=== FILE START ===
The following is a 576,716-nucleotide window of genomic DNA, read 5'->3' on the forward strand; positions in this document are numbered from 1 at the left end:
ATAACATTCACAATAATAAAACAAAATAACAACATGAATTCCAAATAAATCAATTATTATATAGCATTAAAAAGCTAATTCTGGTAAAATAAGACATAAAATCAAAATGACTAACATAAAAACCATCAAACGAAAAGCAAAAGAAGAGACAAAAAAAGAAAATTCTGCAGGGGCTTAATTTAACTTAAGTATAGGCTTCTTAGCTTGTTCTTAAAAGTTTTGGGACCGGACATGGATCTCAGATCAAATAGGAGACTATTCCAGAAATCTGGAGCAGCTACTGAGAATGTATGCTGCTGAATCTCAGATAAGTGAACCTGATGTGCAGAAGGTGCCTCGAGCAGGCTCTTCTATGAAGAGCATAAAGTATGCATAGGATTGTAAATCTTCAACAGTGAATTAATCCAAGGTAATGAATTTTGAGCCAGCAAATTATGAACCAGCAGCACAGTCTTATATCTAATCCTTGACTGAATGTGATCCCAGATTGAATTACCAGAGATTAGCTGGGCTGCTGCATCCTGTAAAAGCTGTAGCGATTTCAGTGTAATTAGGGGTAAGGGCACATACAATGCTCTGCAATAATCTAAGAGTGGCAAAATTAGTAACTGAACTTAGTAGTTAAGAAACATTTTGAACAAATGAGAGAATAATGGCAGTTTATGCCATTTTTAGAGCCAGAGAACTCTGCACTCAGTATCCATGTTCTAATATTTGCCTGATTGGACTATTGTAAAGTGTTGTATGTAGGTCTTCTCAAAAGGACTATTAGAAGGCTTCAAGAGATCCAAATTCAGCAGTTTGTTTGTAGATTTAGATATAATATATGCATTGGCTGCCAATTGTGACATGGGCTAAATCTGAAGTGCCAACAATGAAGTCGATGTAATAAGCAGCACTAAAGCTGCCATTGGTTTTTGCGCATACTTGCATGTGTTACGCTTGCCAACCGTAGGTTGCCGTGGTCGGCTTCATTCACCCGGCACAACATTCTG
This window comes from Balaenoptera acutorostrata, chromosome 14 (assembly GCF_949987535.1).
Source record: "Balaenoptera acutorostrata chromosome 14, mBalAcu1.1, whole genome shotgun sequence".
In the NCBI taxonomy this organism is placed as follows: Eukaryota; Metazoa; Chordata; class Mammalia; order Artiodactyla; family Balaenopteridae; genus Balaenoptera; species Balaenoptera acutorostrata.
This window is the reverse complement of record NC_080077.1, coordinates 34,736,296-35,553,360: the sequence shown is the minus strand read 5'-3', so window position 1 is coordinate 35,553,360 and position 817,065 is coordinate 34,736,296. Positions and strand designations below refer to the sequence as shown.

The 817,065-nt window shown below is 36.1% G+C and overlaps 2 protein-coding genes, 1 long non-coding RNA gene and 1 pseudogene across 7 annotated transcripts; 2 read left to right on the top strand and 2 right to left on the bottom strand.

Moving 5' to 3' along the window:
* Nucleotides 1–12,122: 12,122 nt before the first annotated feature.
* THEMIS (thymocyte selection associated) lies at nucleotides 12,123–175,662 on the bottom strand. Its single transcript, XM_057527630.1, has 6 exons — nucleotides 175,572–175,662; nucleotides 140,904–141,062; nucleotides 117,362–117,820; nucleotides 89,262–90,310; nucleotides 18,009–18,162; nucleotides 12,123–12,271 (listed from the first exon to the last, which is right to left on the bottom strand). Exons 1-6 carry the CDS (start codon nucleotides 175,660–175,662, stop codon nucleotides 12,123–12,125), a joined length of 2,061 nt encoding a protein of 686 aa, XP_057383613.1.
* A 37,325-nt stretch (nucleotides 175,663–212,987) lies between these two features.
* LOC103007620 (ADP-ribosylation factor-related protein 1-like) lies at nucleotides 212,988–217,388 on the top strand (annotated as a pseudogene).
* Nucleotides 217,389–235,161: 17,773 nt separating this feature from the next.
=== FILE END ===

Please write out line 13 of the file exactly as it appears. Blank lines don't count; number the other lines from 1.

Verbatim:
* Nucleotides 217,389–235,161: 17,773 nt separating this feature from the next.